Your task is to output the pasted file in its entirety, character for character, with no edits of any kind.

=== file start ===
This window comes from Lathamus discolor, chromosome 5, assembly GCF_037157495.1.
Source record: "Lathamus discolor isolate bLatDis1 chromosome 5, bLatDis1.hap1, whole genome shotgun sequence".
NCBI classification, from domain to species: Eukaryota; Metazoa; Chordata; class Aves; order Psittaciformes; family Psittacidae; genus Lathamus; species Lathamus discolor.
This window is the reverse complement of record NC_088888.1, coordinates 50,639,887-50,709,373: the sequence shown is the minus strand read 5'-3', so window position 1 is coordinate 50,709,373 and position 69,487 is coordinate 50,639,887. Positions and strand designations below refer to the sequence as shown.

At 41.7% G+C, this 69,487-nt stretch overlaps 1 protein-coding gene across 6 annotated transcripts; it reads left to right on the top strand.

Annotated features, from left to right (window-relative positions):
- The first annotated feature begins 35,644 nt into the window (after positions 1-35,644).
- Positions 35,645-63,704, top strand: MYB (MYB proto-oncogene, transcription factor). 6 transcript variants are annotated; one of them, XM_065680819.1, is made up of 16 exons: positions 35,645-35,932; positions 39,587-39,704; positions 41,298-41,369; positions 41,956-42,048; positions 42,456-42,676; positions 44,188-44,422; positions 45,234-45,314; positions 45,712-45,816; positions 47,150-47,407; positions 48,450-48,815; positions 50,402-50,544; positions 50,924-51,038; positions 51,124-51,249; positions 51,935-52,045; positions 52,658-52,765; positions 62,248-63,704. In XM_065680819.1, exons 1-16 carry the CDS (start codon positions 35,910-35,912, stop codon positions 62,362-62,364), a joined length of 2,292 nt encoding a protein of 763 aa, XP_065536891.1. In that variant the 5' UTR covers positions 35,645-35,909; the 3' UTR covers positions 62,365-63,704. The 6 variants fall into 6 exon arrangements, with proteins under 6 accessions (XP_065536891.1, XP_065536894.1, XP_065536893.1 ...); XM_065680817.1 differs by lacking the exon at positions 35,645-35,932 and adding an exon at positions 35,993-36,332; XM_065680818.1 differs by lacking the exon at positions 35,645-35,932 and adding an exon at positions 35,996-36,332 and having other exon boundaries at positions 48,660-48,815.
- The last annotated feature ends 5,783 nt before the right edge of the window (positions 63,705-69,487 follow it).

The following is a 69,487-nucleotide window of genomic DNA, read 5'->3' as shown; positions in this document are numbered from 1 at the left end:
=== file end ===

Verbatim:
This window comes from Lathamus discolor, chromosome 5, assembly GCF_037157495.1.
Source record: "Lathamus discolor isolate bLatDis1 chromosome 5, bLatDis1.hap1, whole genome shotgun sequence".
NCBI classification, from domain to species: Eukaryota; Metazoa; Chordata; class Aves; order Psittaciformes; family Psittacidae; genus Lathamus; species Lathamus discolor.
This window is the reverse complement of record NC_088888.1, coordinates 50,639,887-50,709,373: the sequence shown is the minus strand read 5'-3', so window position 1 is coordinate 50,709,373 and position 69,487 is coordinate 50,639,887. Positions and strand designations below refer to the sequence as shown.

At 41.7% G+C, this 69,487-nt stretch overlaps 1 protein-coding gene across 6 annotated transcripts; it reads left to right on the top strand.

Annotated features, from left to right (window-relative positions):
- The first annotated feature begins 35,644 nt into the window (after positions 1-35,644).
- Positions 35,645-63,704, top strand: MYB (MYB proto-oncogene, transcription factor). 6 transcript variants are annotated; one of them, XM_065680819.1, is made up of 16 exons: positions 35,645-35,932; positions 39,587-39,704; positions 41,298-41,369; positions 41,956-42,048; positions 42,456-42,676; positions 44,188-44,422; positions 45,234-45,314; positions 45,712-45,816; positions 47,150-47,407; positions 48,450-48,815; positions 50,402-50,544; positions 50,924-51,038; positions 51,124-51,249; positions 51,935-52,045; positions 52,658-52,765; positions 62,248-63,704. In XM_065680819.1, exons 1-16 carry the CDS (start codon positions 35,910-35,912, stop codon positions 62,362-62,364), a joined length of 2,292 nt encoding a protein of 763 aa, XP_065536891.1. In that variant the 5' UTR covers positions 35,645-35,909; the 3' UTR covers positions 62,365-63,704. The 6 variants fall into 6 exon arrangements, with proteins under 6 accessions (XP_065536891.1, XP_065536894.1, XP_065536893.1 ...); XM_065680817.1 differs by lacking the exon at positions 35,645-35,932 and adding an exon at positions 35,993-36,332; XM_065680818.1 differs by lacking the exon at positions 35,645-35,932 and adding an exon at positions 35,996-36,332 and having other exon boundaries at positions 48,660-48,815.
- The last annotated feature ends 5,783 nt before the right edge of the window (positions 63,705-69,487 follow it).

The following is a 69,487-nucleotide window of genomic DNA, read 5'->3' as shown; positions in this document are numbered from 1 at the left end: